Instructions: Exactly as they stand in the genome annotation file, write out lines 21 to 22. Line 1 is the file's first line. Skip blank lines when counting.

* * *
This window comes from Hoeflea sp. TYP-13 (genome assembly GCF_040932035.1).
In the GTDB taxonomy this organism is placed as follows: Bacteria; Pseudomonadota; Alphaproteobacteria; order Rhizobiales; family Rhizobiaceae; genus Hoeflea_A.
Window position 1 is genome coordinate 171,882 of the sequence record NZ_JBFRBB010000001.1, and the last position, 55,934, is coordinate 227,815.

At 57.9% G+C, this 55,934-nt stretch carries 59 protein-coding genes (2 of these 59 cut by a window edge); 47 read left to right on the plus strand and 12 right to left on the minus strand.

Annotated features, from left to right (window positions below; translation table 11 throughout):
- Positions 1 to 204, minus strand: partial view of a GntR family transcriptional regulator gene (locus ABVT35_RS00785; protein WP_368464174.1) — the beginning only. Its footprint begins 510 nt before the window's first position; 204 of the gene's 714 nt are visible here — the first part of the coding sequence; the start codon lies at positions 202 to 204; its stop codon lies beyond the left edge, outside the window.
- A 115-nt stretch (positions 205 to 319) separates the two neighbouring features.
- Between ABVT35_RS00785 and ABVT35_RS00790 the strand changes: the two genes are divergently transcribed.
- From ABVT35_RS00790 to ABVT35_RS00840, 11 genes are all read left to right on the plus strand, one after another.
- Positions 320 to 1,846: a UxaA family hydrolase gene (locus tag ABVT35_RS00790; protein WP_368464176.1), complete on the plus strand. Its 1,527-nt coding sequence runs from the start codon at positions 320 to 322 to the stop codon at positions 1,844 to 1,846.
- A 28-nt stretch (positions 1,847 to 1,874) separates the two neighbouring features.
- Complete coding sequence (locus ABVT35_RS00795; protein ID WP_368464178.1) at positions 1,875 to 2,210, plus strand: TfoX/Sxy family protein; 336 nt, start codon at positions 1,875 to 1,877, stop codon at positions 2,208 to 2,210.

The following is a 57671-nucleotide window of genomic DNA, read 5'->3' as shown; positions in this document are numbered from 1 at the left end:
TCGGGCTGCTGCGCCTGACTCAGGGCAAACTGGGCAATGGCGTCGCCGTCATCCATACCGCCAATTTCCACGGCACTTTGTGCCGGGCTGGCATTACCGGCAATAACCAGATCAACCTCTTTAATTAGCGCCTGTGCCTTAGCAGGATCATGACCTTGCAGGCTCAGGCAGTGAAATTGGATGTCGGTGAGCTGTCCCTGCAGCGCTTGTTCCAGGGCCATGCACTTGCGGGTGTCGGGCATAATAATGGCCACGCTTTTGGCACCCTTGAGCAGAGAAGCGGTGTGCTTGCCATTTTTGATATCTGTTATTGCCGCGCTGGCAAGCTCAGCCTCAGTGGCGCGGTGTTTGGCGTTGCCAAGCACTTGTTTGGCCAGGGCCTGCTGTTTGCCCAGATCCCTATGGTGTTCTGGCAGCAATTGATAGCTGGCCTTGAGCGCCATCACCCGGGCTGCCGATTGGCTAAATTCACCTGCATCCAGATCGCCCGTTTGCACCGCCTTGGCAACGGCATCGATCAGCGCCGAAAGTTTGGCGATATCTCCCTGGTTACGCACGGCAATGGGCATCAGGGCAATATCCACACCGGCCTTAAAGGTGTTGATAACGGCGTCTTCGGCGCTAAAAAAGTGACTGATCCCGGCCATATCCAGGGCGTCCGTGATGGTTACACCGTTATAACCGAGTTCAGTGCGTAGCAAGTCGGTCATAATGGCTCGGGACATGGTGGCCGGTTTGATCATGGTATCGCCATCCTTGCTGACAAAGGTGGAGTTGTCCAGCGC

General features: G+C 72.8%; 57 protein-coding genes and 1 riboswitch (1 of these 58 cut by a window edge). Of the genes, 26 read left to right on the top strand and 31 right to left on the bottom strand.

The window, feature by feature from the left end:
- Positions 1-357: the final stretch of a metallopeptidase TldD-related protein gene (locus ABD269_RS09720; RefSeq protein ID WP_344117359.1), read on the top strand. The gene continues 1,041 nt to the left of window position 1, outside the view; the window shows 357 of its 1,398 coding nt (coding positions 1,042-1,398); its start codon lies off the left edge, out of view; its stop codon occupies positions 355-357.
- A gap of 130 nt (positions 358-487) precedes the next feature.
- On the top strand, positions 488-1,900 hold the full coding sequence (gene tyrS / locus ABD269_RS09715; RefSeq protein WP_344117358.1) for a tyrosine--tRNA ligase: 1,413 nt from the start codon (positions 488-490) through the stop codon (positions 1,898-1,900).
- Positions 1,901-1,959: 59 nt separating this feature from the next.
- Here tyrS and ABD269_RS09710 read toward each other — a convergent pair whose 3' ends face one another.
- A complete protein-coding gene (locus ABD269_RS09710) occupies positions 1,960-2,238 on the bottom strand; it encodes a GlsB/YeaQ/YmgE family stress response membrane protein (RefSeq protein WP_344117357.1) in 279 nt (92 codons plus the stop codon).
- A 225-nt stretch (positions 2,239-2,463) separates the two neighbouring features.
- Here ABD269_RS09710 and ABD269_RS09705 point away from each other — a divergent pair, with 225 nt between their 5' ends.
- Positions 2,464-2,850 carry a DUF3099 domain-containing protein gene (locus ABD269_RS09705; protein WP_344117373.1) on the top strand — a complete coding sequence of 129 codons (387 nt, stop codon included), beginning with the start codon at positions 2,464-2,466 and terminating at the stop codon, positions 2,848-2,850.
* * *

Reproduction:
- Here tyrS and ABD269_RS09710 read toward each other — a convergent pair whose 3' ends face one another.
- A complete protein-coding gene (locus ABD269_RS09710) occupies positions 1,960-2,238 on the bottom strand; it encodes a GlsB/YeaQ/YmgE family stress response membrane protein (RefSeq protein WP_344117357.1) in 279 nt (92 codons plus the stop codon).